I couldn’t keep any water down. I threw it up in minutes. I was so, so thirsty. And I panicked. I wasn’t really any sicker than most of you have been with a stomach bug. But I was so thirsty. I was immediately back in winter of 2015/16, when I was in a drug-induced delusion that made self-control impossible and when I was so, so, so thirsty that I cried almost every hour, begging for water. I was tortured – for my own good, but still tortured. In the ED at CHO, it took a long time to get an IV. First of all, I had spent an extra 2 hours getting there with the round trip drive from Stanford. Second of all, I was really dehydrated. Third, the ED nurses were scared to try to get an IV because I’m a hard stick (my veins are beyond used up), have scleroderma, was dehydrated. They tried to call the IV access team, but the team was busy. They argued with each other, each trying to convince another to do the damn IV. I was so, so angry. I was panicking. I was so thirsty. I have compassion for the fear of messing up an IV – it sucks for the nurse and the patient. But you have to do it. Having to talk nurses into doing an IV when I desperately need one is frankly infuriating, and mixed with panic it just isn’t a good place to be.
Anyway, the long story short is that I really only needed a few days in the hospital. I went back to school during finals week. I felt like hell, but I did it. I actually got my best GPA ever. I got my first A+ ever, in child health (which I’m especially happy about because…child health. I definitely had a leg up there lmao). I wasn’t traumatized again, even though the ED visit was…I guess the word is triggering.
So here I am in January 2019. I am truly stunned that I survived 2018. I really, really thought I was going to die – the scleroderma progressed so quickly and so severely. I couldn’t breathe (under 50% lung function), couldn’t eat (skin was so tight my stomach couldn’t expand and I would spit up basically), was so so itchy that there aren’t even words for it. The fatigue was immense. The brain fog was unbelievable – I could hardly finish a sentence. The central line was horrific – the dressing rubbed my skin raw and changing them involved scrubbing them with what felt like fire. It was a daily trauma in the same way the gut GVHD/forced thirst was in 2015.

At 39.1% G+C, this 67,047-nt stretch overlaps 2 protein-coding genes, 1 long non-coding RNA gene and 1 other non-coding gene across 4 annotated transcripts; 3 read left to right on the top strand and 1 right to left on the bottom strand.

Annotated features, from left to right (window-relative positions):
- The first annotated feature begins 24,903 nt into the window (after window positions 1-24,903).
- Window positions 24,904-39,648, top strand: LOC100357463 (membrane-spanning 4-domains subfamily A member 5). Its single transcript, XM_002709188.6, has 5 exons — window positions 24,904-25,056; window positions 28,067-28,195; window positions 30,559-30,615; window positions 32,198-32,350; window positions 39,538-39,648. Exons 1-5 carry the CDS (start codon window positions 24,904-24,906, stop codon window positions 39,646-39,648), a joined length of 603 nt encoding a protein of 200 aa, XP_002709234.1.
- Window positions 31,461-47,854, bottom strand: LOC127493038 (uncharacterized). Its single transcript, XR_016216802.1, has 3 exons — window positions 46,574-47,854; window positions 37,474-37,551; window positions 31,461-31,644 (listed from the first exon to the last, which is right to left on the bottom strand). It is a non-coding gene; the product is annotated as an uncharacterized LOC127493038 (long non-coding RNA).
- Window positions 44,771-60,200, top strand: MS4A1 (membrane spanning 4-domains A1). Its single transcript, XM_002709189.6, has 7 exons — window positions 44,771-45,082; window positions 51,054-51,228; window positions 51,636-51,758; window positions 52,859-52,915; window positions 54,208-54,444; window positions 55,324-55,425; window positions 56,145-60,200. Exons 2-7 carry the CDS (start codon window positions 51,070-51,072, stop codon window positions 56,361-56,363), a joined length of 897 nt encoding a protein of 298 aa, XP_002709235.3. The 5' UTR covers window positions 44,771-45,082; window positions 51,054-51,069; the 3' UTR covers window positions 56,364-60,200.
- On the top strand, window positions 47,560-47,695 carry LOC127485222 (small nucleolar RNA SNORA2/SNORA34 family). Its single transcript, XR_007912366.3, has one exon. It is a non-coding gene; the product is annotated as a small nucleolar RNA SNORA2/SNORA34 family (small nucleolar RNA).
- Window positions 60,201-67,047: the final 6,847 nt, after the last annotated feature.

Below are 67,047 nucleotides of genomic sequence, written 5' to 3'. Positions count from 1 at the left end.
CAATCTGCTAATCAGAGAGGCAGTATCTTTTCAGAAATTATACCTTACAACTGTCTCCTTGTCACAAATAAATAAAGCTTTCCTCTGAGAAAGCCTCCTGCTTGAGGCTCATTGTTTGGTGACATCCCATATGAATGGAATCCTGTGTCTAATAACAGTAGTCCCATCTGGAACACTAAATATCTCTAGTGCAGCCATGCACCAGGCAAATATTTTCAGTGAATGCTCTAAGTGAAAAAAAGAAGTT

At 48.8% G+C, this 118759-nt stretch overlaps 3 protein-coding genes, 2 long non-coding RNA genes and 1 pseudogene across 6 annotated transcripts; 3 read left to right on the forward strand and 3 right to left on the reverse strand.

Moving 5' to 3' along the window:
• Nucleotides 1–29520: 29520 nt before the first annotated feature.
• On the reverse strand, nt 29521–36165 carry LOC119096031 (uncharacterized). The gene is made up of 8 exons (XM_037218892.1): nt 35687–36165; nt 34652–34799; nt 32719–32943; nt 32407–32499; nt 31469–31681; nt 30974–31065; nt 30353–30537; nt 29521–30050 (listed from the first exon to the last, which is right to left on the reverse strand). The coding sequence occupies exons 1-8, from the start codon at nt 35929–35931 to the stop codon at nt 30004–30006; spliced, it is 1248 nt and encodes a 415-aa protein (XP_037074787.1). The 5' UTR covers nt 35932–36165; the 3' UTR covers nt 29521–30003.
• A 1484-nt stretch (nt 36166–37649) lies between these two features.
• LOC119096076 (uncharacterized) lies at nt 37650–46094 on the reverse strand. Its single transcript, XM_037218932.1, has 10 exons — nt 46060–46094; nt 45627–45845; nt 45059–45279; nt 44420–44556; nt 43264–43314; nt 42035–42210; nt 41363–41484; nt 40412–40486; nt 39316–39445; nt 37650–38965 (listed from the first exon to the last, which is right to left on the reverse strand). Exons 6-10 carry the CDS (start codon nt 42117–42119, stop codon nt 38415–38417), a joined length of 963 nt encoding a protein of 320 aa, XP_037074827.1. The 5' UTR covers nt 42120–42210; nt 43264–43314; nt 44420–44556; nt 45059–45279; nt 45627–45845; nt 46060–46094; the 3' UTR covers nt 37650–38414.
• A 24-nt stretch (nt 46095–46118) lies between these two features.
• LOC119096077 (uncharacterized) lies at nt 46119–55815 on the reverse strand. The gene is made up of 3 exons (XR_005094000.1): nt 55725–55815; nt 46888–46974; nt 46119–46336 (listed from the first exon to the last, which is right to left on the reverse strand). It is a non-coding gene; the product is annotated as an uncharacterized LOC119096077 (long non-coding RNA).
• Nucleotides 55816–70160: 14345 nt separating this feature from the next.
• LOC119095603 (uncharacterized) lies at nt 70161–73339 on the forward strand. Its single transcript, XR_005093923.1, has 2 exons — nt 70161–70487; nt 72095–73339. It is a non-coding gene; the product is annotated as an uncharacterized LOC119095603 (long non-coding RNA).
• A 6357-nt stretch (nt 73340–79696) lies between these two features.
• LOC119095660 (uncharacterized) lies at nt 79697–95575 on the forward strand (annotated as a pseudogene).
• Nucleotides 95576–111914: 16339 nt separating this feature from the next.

The dialysis catheter (put in awake) had to be revised twice, so I had a total of 3 procedures (at least the second 2 were asleep). Because of the scleroderma, each procedure left huge gashes in my chest. They took over 6 months to heal.
My body was covered in sores that also took over 6 months to heal. Some are still healing. Some have taken over a year. That’s an example of one on my stomach, but I have/had over 20.
My feet were so swollen from fluid retention due to the kidney failure I literally had no ankles
Over 90% of my body was covered in scleroderma. So itchy.
The central line created even more wounds, many of which are still healing. The open wounds had to be scrubbed with CHG every week.
That was my year. Yes, I went back to school in the fall. I was still so tired, so not myself. But I had some happy moments, really happy moments. I feel even better this quarter. I would even say I’m somewhat optimistic. But more than anything, I am beyond scared of the other shoe dropping. I am so scared every single day. Every new thing is harder than the last – I have more traumas to be reminded of, I’m more aware of what I will experience, I’m aware of how it will impact me in the future. Kidney failure was different because as it was happening, as I was listening to the ICU doctor scream for the nurses to push lobetalol, all I could think was that if I survived, I would never leave this moment behind.